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How to make a parrot’s perch with a natural branch (It’s easy!)

In the wild, birds have hundreds if not thousands of branches to choose from. You’ll want to replicate this, at least somewhat, in your bird’s home. While you can’t plant a forest indoors, you can bring a bit of the outdoors in for an engaging and welcoming setup in a birdcage. Having a pet bird can be expensive, so strike out and make your own perches, using natural resources you find around you. You don’t want to just grab any stick off the ground and bring it inside, though. Here are details on how to make a bird perch.

Robin sits on a small branch in a tree outside

How many perches do I need?

The exact number will depend on the species, setup, and size of your bird’s housing, but probably more than you think. And it’s not enough to simply shove sticks inside—you want perches at different heights and in strategic locations. Make sure there’s one up high for sleeping and one placed near food and water. Also, be sure to place perches at different heights and on opposite sides of the cage. Why? You want to encourage your bird to fly between perches to maintain his wing strength and get regular exercise.

What can I use as a bird perch?

Size, shape, wood type, and placement will vary based on your bird and his cage. You don’t want to overcrowd the cage and inhibit flight. Additionally, birdies love having options, so choose a little of this and a little of that: different types of wood or different thicknesses, for example. Follow your pet’s lead. You’ll quickly discover which perches are the hot spots and which are ignored. (When in doubt, find the perch with the greatest number of droppings—almost certainly the fave.)

Which wood is a bird perch made of?

Luckily, there are a lot of options here. Try out a few different kinds and see what sticks. If you have a smaller breed, consider starting with softer natural woods, like apple, bamboo, or cork. Graduate to maple or birch for a hardier or larger avian as needed. In terms of other options you might find in your yard, add elm, ash, and willow to the list. Do not use pine, as nice as it may smell, because of the residue. 

Cockatiel sits on a natural perch inside his cage

How can I make a bird perch?

Now that you know which branches to look for, you’re ready to start constructing your first batch of perches.

Select your stick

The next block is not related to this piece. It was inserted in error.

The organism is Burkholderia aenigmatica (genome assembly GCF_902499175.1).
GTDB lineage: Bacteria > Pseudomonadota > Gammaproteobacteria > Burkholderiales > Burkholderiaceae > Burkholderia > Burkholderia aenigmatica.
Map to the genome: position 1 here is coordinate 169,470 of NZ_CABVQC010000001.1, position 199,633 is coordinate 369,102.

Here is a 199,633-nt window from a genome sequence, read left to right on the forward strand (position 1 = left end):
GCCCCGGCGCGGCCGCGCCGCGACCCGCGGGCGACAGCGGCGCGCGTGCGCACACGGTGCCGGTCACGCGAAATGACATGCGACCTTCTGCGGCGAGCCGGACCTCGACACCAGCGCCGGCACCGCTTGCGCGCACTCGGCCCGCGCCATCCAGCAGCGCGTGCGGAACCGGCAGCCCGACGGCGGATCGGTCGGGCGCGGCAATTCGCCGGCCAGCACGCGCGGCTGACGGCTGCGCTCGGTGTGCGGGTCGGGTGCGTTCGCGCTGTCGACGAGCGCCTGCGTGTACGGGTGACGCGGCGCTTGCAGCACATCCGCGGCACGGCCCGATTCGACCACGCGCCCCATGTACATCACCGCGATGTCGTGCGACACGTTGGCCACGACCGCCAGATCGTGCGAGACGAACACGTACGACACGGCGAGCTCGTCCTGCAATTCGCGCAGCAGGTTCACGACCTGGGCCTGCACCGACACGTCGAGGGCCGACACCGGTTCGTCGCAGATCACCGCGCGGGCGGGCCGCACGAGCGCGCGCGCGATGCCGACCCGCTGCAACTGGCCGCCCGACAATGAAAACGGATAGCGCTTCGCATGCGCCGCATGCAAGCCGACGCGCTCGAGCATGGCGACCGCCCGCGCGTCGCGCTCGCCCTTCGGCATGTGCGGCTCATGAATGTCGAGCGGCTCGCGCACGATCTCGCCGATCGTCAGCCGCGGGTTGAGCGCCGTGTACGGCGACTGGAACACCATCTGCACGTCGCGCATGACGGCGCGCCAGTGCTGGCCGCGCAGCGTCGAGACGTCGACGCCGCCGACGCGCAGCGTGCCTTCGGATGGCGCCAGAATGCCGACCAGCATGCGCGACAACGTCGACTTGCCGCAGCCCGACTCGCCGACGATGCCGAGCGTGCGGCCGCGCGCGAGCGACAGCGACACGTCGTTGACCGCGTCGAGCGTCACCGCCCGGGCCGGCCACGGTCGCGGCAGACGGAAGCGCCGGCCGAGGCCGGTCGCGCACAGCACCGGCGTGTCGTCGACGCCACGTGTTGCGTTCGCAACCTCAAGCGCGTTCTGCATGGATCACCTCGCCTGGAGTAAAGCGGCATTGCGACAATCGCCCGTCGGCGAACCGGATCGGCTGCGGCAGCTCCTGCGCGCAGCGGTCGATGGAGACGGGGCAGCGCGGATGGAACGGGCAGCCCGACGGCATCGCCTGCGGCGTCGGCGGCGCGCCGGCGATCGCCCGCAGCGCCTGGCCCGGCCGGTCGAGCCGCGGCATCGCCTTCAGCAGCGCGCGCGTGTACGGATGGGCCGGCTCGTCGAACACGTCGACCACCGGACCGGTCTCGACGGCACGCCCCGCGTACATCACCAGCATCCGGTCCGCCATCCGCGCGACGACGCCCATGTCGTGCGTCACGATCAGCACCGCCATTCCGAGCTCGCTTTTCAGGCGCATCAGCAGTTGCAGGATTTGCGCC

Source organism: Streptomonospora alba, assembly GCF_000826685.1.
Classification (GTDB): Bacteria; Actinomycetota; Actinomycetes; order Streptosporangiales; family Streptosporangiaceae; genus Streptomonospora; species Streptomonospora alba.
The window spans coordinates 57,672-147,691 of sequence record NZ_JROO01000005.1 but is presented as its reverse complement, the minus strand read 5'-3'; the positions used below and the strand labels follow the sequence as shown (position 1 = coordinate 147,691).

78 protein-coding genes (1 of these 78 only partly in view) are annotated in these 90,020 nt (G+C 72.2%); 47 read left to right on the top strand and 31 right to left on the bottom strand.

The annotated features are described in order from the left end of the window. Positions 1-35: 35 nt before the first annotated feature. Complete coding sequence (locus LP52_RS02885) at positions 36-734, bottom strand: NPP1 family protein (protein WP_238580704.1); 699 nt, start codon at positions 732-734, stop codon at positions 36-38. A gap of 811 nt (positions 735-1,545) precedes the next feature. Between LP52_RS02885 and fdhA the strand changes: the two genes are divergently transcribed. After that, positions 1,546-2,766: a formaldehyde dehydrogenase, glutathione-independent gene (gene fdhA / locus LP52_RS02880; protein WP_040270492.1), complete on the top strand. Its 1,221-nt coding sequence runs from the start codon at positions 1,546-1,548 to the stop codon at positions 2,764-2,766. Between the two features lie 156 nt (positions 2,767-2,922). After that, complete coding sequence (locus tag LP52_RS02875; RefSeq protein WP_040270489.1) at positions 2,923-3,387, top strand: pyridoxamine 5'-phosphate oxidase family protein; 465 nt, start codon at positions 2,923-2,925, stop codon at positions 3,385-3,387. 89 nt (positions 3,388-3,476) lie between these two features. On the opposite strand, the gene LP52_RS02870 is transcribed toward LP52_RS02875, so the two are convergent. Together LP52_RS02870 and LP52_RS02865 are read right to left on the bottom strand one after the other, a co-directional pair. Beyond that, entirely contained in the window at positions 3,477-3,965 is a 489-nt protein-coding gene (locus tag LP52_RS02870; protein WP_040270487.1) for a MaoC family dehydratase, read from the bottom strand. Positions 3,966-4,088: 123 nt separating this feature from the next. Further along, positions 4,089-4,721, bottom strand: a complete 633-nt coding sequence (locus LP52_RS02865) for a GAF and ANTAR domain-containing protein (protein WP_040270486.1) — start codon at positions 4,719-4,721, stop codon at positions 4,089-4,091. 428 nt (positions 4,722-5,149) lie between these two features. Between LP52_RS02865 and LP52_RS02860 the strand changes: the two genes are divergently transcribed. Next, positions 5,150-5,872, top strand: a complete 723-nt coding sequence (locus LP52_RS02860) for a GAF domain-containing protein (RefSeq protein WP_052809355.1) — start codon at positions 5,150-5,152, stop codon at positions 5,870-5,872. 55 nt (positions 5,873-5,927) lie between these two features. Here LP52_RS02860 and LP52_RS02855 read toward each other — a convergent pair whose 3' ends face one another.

Have a good idea of size and shape in mind when you start your hunt. Gather a few sticks that fit your plan and are at least relatively straight. It will help to first measure your bird’s cage and tentatively plan your spots.

Disinfect the wood

Remember, there could be bugs or invisible microbes, bacteria, even fungi in future perches, which you’ll need to eliminate. You may want to disinfect a stick outside or in a secluded space, like the garage, so that no pests get inside your home. Either soak in a 10% bleach solution or heat the wood to 200 degrees Fahrenheit for 30 minutes. Or both.

Let it dry

Immediately after disinfecting, bring the stick inside and let it sit and dry for an extended time. It can be hard to tell when the inside of the wood is fully dried, so give it longer than you think.

Whittle and shave it down

Start by trimming the ends with a saw and then shape as needed. Some choose to remove the bark, but others say it’s the best part. Play around until you figure out what works best for you and your feathered friend.

Notch into the cage

Hopefully, you have a few choices and can try out each of them to discover which your bird likes best. You won’t always understand why your pet loves one over the other, but birds have preferences, too. 

Perches don’t have to be solely for a cage. You can add them to your bird’s playroom or to the shower if he bathes with you. Once you complete this DIY project, don’t be surprised if you add other items to your to-do list. You can make bird toys and snacks and provide your pet with a cage full of homemade accessories. Your bird will love every gift from you. 

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